One of the privileges of attending the big summer rock shows at the Bowl is getting a look at some of the hardest-working people in the music business-opening acts. Typically they are young, ambitious, and riding some considerable early success. The opening slot gigs are a chance to practice for the big day-coming soon-when everybody in the audience is there to see them. And, in the best cases, the urgency of the situation comes across in the performance, and you get the feeling that, for now at least, everything counts.
Hot Hot Heat fits this description perfectly. It is the opening act for Snow Patrol on July 17, and the band could not be hungrier or (duh) hotter. I spoke with lead singer and songwriter Steve Bays last week. He’s the one with the mesmerizing voice and the Ian Hunter/Marc Bolan rock-star afro.
Is Santa Barbara the first stop on this tour? Yes, I think so. We have some other dates in the area that are not with Snow Patrol, so people in San Luis Obispo and Santa Cruz will get to see us in smaller venues. We love coming to Santa Barbara. The response we have gotten there has been amazing.
Did you just finish recording something? Yes, Happiness Ltd. It’ll be released on Tuesday, September 11. There’s no significance to the date intended-unless, of course, you see some. The label asked if we wanted to move it forward a week, but we said no. It’s ready, and records traditionally come out on Tuesdays, so that’s our release date.
What was it like recording this one? All-consuming. We came in with the idea that we were going to do something in the urgent, recorded-live mode, and put it together in two weeks. But then we got into the production process, and we started to make it sound lush. Not all the way to Sgt. Pepper’s-closer to Rubber Soul. It has an arc like a movie. On one song, “Out of Heart,” I use a big, cinematic falsetto, and there are theremins, like on [The Beach Boys’] “Good Vibrations.”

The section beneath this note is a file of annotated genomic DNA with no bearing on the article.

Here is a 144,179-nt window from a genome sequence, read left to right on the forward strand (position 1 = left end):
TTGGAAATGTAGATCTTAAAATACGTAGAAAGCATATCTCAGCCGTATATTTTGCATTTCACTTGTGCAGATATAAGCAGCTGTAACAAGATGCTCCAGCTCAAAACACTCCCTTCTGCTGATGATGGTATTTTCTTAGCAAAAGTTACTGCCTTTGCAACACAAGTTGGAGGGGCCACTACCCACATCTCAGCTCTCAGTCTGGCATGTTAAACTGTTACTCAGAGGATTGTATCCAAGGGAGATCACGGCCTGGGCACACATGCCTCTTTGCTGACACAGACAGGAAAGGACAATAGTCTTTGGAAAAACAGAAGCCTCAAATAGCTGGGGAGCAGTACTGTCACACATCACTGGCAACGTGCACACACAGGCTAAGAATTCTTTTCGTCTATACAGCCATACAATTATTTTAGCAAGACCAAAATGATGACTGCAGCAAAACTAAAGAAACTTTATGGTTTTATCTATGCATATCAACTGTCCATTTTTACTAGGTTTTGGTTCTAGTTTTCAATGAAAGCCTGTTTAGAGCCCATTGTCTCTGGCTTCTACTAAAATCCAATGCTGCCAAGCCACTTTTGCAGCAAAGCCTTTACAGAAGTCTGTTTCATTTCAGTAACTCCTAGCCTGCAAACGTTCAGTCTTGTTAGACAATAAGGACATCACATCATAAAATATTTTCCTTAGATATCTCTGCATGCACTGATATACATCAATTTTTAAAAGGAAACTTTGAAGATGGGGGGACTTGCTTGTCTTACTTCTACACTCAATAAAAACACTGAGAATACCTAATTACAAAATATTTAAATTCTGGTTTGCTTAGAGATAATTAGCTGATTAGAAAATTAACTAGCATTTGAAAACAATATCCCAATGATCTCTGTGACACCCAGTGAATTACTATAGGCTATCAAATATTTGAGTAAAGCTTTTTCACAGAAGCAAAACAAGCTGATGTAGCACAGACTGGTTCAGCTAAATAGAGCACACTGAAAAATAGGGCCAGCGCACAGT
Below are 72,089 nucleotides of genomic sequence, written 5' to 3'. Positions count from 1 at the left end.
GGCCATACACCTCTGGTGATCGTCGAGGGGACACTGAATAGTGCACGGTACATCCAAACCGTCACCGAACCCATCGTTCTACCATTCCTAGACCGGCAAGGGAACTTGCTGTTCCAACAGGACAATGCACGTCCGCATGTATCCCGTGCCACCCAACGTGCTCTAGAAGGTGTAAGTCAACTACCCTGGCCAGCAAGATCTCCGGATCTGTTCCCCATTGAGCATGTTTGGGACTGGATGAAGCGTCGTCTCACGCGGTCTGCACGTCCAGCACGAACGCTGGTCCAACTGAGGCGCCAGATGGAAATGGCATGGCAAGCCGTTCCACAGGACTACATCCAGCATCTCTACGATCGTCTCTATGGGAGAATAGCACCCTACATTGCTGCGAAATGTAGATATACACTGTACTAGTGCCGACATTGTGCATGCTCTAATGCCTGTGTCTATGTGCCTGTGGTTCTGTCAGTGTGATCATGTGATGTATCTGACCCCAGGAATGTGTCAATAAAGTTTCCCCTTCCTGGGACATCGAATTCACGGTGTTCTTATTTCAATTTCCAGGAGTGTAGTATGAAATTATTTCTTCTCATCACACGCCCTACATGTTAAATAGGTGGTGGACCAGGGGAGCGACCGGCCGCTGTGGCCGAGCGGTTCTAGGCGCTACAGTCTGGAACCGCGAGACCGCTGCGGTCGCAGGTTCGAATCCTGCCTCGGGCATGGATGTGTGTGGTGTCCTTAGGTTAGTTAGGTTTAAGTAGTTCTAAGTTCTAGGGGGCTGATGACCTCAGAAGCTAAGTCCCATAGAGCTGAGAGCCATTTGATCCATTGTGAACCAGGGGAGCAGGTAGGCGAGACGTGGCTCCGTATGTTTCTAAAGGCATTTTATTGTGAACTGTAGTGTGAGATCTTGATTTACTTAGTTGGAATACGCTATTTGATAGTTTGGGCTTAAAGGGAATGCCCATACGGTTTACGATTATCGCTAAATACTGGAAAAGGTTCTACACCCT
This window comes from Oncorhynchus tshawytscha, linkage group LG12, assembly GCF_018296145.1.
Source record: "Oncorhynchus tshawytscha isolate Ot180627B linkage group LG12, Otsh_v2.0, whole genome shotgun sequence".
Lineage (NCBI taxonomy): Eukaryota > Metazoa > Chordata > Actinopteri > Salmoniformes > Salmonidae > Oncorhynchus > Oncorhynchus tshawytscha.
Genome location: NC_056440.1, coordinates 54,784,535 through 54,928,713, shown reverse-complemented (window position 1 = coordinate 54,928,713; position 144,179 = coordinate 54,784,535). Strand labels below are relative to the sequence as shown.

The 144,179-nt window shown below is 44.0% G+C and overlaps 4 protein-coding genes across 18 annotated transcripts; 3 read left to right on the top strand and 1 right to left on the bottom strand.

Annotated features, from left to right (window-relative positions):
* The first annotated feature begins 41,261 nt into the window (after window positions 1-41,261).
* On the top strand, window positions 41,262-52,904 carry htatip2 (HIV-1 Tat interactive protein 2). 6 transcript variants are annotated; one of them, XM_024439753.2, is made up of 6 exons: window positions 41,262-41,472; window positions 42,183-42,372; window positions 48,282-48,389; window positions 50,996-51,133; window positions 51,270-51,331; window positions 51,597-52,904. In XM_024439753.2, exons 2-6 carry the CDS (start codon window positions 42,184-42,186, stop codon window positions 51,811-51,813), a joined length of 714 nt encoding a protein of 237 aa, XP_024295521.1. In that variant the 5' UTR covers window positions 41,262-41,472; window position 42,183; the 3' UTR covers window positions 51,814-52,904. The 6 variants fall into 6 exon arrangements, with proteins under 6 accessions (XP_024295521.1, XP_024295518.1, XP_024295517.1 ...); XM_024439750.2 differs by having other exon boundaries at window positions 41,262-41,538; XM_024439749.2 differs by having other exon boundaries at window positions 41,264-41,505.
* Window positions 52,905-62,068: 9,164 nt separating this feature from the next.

Wow, are you a California band now? No, although we did hire Luke [Paquin] on guitar, and he’s from San Francisco. I am such a Canadian that I feel like a traitor living in Los Angeles. In fact, when I first moved to L.A. in January of last year, I hated it and I moved back to Vancouver. But I have to be here, it’s where we signed, and we are determined to take this opportunity of being on a major label and make something of it.
Despite the success and the major label [Warner/Sire], Hot Hot Heat comes across as still hungry. Is that how you feel? Still hungry is the best thing you could have said about us. I think about this a lot, and to still be that way is the key. It isn’t even tied to age so much because I see these artists out there who are older, but somehow they have still got that, and I wonder, “How the fuck does he do it? How does he keep it?” You have to stay hungry, even to the point where you feel maybe it’s not constructive, but restless, because without it, in pop music, you’re just dead. There’s so much music out there, and the window of opportunity for a band opens and closes so quickly, we just want to be there for it.